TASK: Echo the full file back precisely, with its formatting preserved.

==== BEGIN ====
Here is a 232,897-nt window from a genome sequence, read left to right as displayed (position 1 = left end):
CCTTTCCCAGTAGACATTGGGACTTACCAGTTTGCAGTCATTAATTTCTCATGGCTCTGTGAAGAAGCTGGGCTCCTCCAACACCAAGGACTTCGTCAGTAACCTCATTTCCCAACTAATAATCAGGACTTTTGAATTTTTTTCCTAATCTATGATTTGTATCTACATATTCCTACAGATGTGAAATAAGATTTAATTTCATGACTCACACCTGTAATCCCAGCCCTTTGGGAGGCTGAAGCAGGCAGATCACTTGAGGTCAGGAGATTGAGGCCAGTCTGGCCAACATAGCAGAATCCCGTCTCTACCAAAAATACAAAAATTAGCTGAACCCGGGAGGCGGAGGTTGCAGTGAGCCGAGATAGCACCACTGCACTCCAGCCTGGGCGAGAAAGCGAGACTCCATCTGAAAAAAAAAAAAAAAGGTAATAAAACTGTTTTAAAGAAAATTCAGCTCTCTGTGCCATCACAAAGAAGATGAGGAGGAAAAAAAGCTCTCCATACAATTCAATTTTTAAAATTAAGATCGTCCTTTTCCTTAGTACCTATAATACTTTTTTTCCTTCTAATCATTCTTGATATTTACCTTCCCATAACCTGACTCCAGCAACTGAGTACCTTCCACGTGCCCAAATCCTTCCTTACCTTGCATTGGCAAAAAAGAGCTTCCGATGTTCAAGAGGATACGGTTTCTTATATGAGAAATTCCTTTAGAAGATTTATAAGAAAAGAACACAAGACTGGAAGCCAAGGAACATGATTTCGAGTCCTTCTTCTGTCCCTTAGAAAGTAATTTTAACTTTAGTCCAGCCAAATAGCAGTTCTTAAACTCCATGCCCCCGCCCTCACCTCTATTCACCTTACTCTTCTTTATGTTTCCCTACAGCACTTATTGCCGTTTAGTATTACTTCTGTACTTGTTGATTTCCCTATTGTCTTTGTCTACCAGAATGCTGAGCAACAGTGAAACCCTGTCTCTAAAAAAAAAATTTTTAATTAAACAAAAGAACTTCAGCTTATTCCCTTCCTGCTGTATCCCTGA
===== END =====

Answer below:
Here is a 232,897-nt window from a genome sequence, read left to right as displayed (position 1 = left end):
CCTTTCCCAGTAGACATTGGGACTTACCAGTTTGCAGTCATTAATTTCTCATGGCTCTGTGAAGAAGCTGGGCTCCTCCAACACCAAGGACTTCGTCAGTAACCTCATTTCCCAACTAATAATCAGGACTTTTGAATTTTTTTCCTAATCTATGATTTGTATCTACATATTCCTACAGATGTGAAATAAGATTTAATTTCATGACTCACACCTGTAATCCCAGCCCTTTGGGAGGCTGAAGCAGGCAGATCACTTGAGGTCAGGAGATTGAGGCCAGTCTGGCCAACATAGCAGAATCCCGTCTCTACCAAAAATACAAAAATTAGCTGAACCCGGGAGGCGGAGGTTGCAGTGAGCCGAGATAGCACCACTGCACTCCAGCCTGGGCGAGAAAGCGAGACTCCATCTGAAAAAAAAAAAAAAAGGTAATAAAACTGTTTTAAAGAAAATTCAGCTCTCTGTGCCATCACAAAGAAGATGAGGAGGAAAAAAAGCTCTCCATACAATTCAATTTTTAAAATTAAGATCGTCCTTTTCCTTAGTACCTATAATACTTTTTTTCCTTCTAATCATTCTTGATATTTACCTTCCCATAACCTGACTCCAGCAACTGAGTACCTTCCACGTGCCCAAATCCTTCCTTACCTTGCATTGGCAAAAAAGAGCTTCCGATGTTCAAGAGGATACGGTTTCTTATATGAGAAATTCCTTTAGAAGATTTATAAGAAAAGAACACAAGACTGGAAGCCAAGGAACATGATTTCGAGTCCTTCTTCTGTCCCTTAGAAAGTAATTTTAACTTTAGTCCAGCCAAATAGCAGTTCTTAAACTCCATGCCCCCGCCCTCACCTCTATTCACCTTACTCTTCTTTATGTTTCCCTACAGCACTTATTGCCGTTTAGTATTACTTCTGTACTTGTTGATTTCCCTATTGTCTTTGTCTACCAGAATGCTGAGCAACAGTGAAACCCTGTCTCTAAAAAAAAAATTTTTAATTAAACAAAAGAACTTCAGCTTATTCCCTTCCTGCTGTATCCCTGA